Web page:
Not these treats

From a Veterinarian by a Veterinarian

HorseFeathers Veterinary Service, PLLC 

We all like to give our dogs treats.  Usually, we consider and the dog considers that the best treat is exactly what Mom and Dad are eating, but no.  Dogs are  different animals that digest foot items differently.

Most recently crossing my desk was:

  Written by:
Laurinda Morris, DVM

  This week I had the first case in history of raisin toxicity ever seen at MedVet.  My
patient was a 56-pound, 5 yr old male
neutered lab mix that ate half a canister of raisins sometime between 7:30 AM and 4:30 PM on Tuesday.  He started with vomiting, diarrhea and shaking about 1AM on Wednesday but the owner didn't call my emergency service until 7AM.

I had heard somewhere about raisins AND
grapes causing acute Renal failure but
hadn't seen any formal paper on the subject.
We had her bring the dog in immediately. In the meantime, I called the ER service at
MedVet, and the doctor there was like me -
had heard something about it, but .
Anyway, we contacted the ASPCA National
Animal Poison Control Center and they said
to give IV fluids at 1 & 1/2 times maintenance and watch the kidney values for the next 48-72 hours.
The dog's BUN (blood urea nitrogen level)
was already at 32 (normal less than 27) and creatinine over 5 (1.9 is the high end of normal).  Both are monitors of kidney
function in the bloodstream.  We placed an
IV catheter and started the fluids.
Rechecked the renal values at 5 PM and the BUN was over 40 and creatinine over 7 with no urine production after a liter of fluids.  At the point I felt the dog was in acute renal failure and sent him on to MedVet for a urinary catheter to monitor urine output overnight as well as overnight care.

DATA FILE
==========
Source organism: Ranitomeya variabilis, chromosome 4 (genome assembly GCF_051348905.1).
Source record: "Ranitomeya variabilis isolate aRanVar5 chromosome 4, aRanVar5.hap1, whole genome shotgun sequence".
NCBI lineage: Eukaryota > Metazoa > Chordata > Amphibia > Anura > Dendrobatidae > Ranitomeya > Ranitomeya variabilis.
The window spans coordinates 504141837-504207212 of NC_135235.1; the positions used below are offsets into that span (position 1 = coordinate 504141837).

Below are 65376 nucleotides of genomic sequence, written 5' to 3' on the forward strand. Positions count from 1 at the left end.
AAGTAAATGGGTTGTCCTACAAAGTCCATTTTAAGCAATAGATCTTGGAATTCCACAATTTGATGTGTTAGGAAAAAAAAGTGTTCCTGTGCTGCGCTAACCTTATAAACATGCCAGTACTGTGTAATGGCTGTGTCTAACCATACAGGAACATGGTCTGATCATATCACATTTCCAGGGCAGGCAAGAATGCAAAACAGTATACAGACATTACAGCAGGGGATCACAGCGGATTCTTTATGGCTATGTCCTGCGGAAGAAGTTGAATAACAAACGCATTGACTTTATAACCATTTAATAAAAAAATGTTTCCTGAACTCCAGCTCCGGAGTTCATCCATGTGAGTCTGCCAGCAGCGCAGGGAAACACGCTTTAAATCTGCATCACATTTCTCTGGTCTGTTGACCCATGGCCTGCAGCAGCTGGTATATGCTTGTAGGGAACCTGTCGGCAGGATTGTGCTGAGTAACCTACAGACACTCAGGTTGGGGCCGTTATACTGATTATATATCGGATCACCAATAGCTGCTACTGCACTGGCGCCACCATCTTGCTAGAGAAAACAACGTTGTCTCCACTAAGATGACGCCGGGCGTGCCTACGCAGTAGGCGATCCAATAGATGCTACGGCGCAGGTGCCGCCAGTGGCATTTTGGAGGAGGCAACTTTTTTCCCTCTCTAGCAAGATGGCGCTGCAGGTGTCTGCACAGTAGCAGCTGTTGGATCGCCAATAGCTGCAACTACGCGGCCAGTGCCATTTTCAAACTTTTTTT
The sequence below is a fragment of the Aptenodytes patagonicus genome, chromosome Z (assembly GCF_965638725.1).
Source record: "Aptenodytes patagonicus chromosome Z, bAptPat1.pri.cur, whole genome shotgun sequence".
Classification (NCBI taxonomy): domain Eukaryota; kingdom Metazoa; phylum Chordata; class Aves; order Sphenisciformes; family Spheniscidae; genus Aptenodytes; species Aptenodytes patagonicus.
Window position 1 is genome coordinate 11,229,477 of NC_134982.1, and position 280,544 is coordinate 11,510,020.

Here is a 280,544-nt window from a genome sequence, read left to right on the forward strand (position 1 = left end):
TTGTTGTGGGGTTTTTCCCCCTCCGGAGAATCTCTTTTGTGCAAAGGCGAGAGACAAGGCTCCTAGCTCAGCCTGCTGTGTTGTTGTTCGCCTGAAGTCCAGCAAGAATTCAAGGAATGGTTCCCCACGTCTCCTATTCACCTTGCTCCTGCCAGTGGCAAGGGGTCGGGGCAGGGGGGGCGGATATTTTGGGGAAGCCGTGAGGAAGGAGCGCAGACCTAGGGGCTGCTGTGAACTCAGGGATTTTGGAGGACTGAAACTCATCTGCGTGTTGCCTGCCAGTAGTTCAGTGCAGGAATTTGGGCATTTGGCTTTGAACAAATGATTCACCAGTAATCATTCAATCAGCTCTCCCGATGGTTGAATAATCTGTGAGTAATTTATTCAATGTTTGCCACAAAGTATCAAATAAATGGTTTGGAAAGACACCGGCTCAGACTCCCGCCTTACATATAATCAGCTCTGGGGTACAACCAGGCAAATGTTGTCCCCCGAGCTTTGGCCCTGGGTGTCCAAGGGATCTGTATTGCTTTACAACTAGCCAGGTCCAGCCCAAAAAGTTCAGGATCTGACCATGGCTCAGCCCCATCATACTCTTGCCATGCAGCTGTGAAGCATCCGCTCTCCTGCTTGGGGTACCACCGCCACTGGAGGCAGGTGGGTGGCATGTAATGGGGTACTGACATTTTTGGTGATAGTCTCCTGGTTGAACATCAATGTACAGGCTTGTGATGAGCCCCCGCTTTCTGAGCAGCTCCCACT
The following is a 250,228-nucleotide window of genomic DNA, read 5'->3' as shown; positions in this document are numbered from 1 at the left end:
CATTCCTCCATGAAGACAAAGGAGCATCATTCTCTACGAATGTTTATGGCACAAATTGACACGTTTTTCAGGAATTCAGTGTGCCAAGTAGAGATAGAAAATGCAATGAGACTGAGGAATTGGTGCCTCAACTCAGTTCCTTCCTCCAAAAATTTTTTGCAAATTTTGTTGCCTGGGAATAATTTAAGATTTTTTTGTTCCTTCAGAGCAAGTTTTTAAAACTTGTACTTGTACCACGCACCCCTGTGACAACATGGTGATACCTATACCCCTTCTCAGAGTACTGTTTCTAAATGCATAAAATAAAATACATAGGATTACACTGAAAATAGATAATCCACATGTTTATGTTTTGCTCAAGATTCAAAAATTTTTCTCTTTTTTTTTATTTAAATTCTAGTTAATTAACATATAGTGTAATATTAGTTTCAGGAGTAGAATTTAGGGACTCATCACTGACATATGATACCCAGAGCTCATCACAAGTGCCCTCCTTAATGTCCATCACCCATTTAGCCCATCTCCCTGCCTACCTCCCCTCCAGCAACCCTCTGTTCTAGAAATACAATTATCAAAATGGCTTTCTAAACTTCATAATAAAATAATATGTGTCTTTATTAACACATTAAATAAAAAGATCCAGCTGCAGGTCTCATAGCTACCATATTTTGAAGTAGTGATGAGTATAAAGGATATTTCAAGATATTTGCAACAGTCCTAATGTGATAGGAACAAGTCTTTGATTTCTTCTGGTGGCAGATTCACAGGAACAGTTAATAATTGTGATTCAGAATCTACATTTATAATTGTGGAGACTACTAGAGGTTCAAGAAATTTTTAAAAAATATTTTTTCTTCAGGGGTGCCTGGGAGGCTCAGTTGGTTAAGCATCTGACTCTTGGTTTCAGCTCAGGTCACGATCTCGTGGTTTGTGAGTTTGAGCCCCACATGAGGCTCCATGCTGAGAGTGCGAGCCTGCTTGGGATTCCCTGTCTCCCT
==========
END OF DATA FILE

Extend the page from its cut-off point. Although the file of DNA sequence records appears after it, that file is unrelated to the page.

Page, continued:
He started vomiting again overnight at
MedVet and his renal values have
continued to increase daily.  He produced
urine when given lasix as a diuretic. He was on 3 different anti-vomiting medications and they still couldn't control his vomiting. Today his urine output decreased again, his BUN was over 120, his creatinine was at 10, his phosphorus was very elevated and his blood pressure, which had been staying around150, skyrocketed to 220 ... He continued to vomit and the owners elected to Euthanize.

This is a very sad case - great dog, great
owners who had no idea raisins could be a
toxin. Please alert everyone you know who
has a dog of this very serious risk.

Poison control said as few as 7 raisins or
grapes could be toxic.  Many people I know
give their dogs grapes or raisins as treats
including our ex-handler's.  Any exposure
should give rise to immediate concern.

Onions, chocolate, cocoa and macadamia
nuts can be fatal, too.

 Even if you don't have a dog, you might
 have friends who do. This is worth passing
 on to them.